Can the President of the U.S. stay a federal execution?

Say a federal criminal defendant is convicted and sentenced to death. His appeal runs its course, all the way up to the Supreme Court, which upholds the death sentence. An execution date is set. The prisoner files a flurry of last-minute appeals, all of which are shot down. Then the White House Counsel learns of new evidence indicating the prisoner’s actual innocence. He convinces the Attorney General that the execution should not go forward until the new evidence is fully investigated. Can the President, using either his pardon power (creatively interpreted) or his authority over the Federal Bureau of Prisons, grant a stay of execution?

Article II gives the president the power of “reprieves and pardons” in all Federal matters except impeachment.

I think “reprieves” fits pretty nicely into what you are describing.

I agree with this. Either his reprieve power or his role as Chief Executive should carry the day. Of course, if the prisoner is being executed by a state–not so much.

Not only can the President stay any federal (or military) execution he want’s he can also pardon anybody of any federal (or military) crime they may have commited, even before a trial (or even an indictment), and there is no way to override it.

President Clinton did stay the execution of Juan Raul Garza in 2000 for six months, although he was eventually executed.

Clinton Again Delays Execution of a Murderer

Thank you! Asked and answered.

Sorry if this is a hijack, but what if the “pardonees” do not want to be pardoned, especially before there’s even a trial, because, for example, of the smidgen of guilt that might be associated with a pardon rather than an acquittal?

There is at least some precedent on the issue. In Biddle v. Perovich, the Supreme Court ruled that the president’s commutation of a death sentence could not be refused by the offender.

Pre-emptive pardons being so rare, I don’t think you’ll see an opinion specific to that issue anytime soon.

Heh. The commutation at issue in that case had been granted by President William H. Taft in 1909. The Chief Justice in 1927, when the case was decided, was… also Taft. You’ll note at the bottom of the page that he took no part in deciding the case.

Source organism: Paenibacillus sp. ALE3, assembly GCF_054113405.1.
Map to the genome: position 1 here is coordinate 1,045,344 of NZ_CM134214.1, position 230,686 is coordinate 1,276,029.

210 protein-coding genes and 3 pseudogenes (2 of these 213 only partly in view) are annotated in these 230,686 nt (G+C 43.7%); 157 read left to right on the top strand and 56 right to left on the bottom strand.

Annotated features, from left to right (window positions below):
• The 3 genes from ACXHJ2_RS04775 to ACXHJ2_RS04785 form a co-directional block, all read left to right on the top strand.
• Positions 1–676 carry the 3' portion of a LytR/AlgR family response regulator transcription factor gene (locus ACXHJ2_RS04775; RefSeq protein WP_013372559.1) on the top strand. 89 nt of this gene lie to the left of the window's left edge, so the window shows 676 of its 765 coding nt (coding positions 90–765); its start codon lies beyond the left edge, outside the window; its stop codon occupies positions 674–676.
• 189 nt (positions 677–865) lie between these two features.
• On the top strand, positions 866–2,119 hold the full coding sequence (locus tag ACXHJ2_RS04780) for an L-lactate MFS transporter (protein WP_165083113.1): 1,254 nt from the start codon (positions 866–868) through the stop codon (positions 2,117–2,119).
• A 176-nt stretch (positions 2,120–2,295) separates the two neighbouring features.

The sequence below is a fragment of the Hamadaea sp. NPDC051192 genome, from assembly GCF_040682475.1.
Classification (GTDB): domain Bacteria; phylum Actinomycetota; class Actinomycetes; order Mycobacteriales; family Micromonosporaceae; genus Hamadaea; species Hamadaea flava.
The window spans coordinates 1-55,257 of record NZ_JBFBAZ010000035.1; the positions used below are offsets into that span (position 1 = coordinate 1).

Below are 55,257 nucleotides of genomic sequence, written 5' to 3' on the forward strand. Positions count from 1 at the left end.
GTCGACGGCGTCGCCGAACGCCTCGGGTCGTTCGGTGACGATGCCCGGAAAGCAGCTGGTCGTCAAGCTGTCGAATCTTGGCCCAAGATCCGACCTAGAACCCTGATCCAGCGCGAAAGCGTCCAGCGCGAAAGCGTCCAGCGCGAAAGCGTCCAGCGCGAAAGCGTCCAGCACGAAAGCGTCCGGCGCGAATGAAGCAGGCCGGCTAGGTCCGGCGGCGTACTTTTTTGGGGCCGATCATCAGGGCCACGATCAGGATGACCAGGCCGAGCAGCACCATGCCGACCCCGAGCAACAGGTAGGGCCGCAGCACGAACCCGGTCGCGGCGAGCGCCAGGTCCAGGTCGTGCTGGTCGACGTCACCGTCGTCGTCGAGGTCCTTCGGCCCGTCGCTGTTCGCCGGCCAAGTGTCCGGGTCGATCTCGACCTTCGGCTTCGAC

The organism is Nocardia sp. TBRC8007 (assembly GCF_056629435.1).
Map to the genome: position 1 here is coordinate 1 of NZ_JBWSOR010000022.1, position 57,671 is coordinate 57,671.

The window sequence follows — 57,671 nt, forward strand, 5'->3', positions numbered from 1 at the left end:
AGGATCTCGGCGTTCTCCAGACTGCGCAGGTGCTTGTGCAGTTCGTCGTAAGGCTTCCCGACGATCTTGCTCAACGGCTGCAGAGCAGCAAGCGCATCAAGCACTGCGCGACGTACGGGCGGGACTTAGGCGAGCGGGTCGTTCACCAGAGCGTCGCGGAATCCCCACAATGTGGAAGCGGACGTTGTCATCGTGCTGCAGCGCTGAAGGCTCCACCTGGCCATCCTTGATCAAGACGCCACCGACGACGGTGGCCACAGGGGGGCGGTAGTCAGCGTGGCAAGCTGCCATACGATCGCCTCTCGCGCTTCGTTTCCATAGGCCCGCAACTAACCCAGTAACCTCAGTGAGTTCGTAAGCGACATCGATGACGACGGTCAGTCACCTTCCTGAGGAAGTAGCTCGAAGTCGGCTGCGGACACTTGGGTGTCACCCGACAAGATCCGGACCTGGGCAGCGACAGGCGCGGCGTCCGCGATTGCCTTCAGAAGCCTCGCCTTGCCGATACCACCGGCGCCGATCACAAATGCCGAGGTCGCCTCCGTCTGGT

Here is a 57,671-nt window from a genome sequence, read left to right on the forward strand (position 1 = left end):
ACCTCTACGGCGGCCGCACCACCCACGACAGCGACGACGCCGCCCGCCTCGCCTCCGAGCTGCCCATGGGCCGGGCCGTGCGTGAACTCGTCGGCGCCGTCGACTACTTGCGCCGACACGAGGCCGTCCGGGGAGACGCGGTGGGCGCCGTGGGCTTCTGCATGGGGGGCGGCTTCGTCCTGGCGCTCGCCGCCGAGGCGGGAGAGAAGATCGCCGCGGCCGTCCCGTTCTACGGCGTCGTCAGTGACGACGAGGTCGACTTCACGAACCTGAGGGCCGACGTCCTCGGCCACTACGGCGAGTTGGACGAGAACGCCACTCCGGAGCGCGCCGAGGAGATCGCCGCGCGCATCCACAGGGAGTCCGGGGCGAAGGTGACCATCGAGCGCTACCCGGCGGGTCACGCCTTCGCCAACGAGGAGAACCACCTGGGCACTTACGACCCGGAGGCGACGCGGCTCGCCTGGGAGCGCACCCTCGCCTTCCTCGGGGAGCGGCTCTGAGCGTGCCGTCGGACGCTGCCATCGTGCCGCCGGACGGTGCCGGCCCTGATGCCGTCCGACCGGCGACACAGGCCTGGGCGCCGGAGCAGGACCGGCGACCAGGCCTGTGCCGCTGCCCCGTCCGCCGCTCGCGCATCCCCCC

Much obliged.

The USA is a Federal Republic with 50 states.

The US President can do anything he wants within his branch of Gov: Executive Branch. He can issue Executive Orders within the Executive Branch. Now if a state does something that the President deems is against the constitution, he can sue that state and the US Supreme court can judge and look at the breach if a brach has happened. So to answer your questions, yes and no. A President can stop a Federal Execution but not a State one. See kids, a US State is pretty much another country. State have kept a majority of their powers but gave a few powers away to the Federal Gov. Hence, checks and balances. The USA is a complex enigma, and most foreign people or American citizens don’t fully understand how the USA works, lol.

Here’s a link that explains how the USA works.

This question was originally asked well over four years ago. You should pay better attention.

Plus, the President cannot do “anything he wants” within the Executive Branch. Simply because he is the Chief Executive, does not mean the he has unlimited authority in that role.

Where he has a specific constitutional power to do something (like, tell the 101 Airborne Division to turn left instead of right by virtue of his role as commander in chief), he has broad authority. To the extent that Congress has exercised its own constitutional powers to make laws on various subjects the the domain of the Executive Branch (like, to give civil service employees protections against being fired for political reasons), the President has very little authority.

Most matters, of course, are somewhere in between those two extremes.

You resurrect an ancient thread (already asked and answered as has been pointed out) in order to be patronizing and insulting? Interesting way to introduce yourself.

Welcome to the Straight Dope*. I guess.

(*if I waited much longer to say that, I may not have gotten the chance ;))

Almost every sentence in this post is wrong.

Moderator Note

jafoincalifornia, please read our rules and FAQs before posting again. We ask that old threads not be resurrected except to add significant new information. It is also against the rules to insult other posters. Since this question was correctly answered four years ago, and your post doesn’t really contribute anything new, I’m going to close this. No warning issued, but don’t answer a thread in this manner again.

General Questions Moderator